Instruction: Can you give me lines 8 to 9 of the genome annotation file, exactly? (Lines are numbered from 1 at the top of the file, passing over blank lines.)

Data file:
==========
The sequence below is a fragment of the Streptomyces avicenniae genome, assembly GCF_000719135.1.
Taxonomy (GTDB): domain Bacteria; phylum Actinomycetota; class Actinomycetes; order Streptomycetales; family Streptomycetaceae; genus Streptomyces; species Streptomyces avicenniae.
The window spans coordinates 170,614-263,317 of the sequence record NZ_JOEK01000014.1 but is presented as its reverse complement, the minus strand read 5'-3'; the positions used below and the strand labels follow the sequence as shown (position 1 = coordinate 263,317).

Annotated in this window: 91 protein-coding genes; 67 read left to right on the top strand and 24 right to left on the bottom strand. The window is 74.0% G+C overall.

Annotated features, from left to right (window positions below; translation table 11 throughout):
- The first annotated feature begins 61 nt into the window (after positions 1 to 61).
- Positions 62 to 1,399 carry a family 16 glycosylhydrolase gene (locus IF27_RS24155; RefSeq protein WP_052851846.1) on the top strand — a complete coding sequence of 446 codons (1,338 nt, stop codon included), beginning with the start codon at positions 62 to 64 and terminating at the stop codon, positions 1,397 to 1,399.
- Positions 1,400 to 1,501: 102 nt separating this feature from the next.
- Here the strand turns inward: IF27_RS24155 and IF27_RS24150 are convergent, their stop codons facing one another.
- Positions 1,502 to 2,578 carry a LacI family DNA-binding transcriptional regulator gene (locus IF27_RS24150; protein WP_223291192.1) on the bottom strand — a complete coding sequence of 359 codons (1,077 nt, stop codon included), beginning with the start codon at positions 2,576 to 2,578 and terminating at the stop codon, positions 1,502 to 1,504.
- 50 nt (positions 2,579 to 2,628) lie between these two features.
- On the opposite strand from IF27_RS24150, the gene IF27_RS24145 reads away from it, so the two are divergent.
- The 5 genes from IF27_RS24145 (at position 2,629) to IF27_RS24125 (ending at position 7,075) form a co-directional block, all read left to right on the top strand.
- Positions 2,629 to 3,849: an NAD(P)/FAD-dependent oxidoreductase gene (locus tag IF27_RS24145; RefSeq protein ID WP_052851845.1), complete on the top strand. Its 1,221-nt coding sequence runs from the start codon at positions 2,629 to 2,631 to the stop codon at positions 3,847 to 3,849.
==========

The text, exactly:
- Positions 1,400 to 1,501: 102 nt separating this feature from the next.
- Here the strand turns inward: IF27_RS24155 and IF27_RS24150 are convergent, their stop codons facing one another.